COLUMBIA, Mo. (KMIZ)
Sports fans can watch just about any Friday night football game from the comfort of their own homes thanks to streaming platforms, but they should make sure to check a site's legitimacy first.
The Better Business Bureau is warning high school sports fans of streaming scams.
A news release said scammers post links on social media to fake streaming sites. It then asks viewers for personal information, such as credit card or Social Security numbers to watch the event. The viewer's personal data is then taken, and no stream appears.
MSHSAA streams many high school sporting events on mshsaa.tv, and digital media coordinator Jennifer Bethmann said this is something the organization has been battling for years.
"As soon as we started streaming, we started seeing scams," Bethmann said.
Bethmann said the scams usually appear as Facebook posts, or show up in search engine results.
"You might see a post that says, 'Hey, we're streaming this Rock Bridge game or this Hickman game,' when in reality, it's a scam," Bethmann said.
She said scammers often steal logos and images from MSHSAA to make the con seem more official.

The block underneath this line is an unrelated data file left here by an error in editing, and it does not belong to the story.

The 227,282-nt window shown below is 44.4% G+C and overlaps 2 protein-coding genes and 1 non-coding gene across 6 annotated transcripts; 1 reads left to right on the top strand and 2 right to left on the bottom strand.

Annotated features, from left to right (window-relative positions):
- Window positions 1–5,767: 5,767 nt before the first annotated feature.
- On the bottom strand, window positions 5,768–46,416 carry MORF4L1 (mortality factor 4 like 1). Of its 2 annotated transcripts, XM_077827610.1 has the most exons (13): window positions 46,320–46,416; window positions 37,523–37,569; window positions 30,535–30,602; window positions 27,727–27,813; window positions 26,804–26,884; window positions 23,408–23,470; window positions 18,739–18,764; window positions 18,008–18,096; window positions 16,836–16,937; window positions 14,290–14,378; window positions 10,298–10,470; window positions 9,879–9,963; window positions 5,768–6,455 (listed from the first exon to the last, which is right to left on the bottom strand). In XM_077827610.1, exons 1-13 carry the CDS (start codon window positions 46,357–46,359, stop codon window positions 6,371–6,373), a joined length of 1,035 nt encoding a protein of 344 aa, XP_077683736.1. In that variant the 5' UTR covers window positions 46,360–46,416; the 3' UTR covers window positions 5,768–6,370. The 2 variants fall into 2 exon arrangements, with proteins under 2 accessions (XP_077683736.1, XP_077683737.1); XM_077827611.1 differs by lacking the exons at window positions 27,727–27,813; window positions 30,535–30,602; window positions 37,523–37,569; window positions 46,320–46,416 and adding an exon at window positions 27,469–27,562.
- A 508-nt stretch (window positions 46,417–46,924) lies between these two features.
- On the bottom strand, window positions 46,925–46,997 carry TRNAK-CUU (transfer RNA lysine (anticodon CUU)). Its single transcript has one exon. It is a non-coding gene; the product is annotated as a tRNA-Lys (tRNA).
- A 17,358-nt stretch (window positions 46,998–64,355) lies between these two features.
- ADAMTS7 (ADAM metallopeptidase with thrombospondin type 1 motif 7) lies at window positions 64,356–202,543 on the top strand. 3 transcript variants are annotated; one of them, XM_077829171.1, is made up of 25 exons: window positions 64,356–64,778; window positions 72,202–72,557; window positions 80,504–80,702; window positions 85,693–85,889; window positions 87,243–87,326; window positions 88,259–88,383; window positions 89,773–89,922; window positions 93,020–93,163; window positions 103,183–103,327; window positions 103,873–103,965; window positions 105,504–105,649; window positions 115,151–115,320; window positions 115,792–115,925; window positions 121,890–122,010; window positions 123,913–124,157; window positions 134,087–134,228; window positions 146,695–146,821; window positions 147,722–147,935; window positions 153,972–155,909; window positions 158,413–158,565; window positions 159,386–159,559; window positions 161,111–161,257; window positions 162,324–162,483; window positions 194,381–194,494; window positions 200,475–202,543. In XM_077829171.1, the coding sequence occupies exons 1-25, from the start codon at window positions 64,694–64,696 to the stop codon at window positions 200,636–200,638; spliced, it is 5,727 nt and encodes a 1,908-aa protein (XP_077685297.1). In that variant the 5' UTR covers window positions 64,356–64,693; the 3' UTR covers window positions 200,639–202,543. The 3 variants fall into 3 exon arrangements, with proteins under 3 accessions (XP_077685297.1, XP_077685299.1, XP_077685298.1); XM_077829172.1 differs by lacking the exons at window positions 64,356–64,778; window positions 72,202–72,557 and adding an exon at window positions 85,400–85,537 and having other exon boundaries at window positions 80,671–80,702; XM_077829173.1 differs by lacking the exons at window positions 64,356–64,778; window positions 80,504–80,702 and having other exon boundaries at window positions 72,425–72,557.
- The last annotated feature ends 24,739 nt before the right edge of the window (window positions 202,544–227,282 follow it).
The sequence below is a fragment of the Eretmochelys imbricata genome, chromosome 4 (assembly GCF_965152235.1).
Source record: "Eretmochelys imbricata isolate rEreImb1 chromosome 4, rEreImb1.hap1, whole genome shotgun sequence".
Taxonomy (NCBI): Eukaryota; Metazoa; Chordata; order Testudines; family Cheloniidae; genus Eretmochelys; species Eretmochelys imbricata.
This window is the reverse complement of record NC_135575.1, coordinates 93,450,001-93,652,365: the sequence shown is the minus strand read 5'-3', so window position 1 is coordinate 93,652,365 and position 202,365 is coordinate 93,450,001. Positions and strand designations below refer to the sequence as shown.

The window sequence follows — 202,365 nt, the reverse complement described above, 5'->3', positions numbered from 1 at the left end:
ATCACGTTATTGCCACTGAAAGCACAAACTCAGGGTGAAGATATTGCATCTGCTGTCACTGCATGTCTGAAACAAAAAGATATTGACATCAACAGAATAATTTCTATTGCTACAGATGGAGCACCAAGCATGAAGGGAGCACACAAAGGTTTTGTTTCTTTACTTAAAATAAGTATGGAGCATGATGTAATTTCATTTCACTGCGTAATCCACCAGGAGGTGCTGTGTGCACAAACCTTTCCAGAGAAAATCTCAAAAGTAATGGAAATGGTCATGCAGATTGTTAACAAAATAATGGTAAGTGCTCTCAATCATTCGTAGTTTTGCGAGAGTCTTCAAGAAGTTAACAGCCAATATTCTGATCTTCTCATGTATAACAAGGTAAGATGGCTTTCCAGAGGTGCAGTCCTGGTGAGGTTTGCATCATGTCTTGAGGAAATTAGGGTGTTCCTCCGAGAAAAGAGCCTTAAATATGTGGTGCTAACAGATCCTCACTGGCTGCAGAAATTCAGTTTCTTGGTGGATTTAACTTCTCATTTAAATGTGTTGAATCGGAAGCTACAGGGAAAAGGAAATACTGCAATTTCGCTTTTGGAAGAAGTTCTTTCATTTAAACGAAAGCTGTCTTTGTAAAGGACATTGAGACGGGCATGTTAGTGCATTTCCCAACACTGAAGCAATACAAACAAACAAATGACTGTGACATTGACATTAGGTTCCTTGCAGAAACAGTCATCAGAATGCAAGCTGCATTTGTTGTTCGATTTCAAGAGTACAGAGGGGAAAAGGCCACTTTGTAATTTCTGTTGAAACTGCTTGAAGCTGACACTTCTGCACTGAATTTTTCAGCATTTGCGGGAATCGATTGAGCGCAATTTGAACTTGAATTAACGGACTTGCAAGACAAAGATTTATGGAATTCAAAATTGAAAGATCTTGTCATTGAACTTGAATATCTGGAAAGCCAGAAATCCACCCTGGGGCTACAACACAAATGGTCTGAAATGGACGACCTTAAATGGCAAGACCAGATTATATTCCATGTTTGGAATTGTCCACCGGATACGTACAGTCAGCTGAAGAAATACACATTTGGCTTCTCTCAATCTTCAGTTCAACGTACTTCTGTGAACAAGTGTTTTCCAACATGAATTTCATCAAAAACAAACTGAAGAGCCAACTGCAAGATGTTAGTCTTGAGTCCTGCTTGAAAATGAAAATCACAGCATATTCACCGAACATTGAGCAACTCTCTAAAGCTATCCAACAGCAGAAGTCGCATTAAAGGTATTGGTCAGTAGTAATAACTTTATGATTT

"We've seen that at our state basketball championships, where we might put out a score graphic and then all of a sudden there's a comment from 'Missouri State High School Activity Association,' 'Watch the game here,'" Bethmann said. "So, we have to go through and make sure that we are taking those down."
To avoid falling victim, Bethmann said to only click links that come directly from MSHSAA or the high school's official website and social media.
"It's important for fans and spectators to not use a Google search engine to try to find a game, but go to that school's specific website, go to that school's specific social media channels, whether it's Facebook or Twitter, to try to find that direct link instead of searching for it and just clicking on something that pops up because it had those words that you were looking for," Bethmann said.
Columbia Public Schools Athletic Director David Egan told ABC 17 News the district's regular season contests are streamed on local media -- including abc17news.com -- and to the respective high school's YouTube channel. All postseason play is streamed on mshsaa.tv.
Bethmann said red flags that a site is a scam include if the stream is free, but it says the viewer has to pay for a subscription, or if a site asks for a physical home address. She said mshsaa.tv is pay-per-view and will not require a subscription, and no digital streaming service is going to need a physical address.
The BBB also recommends people research a website's credibility before paying any money or entering any personal information. Also, check a site's security settings by seeing if the web address starts with "https://".
People should be cautious of clicking on any unknown links and should pay by credit card in case a payment needs to be challenged.
Bethmann said the scams most commonly occur with team sports, such as football, basketball and volleyball.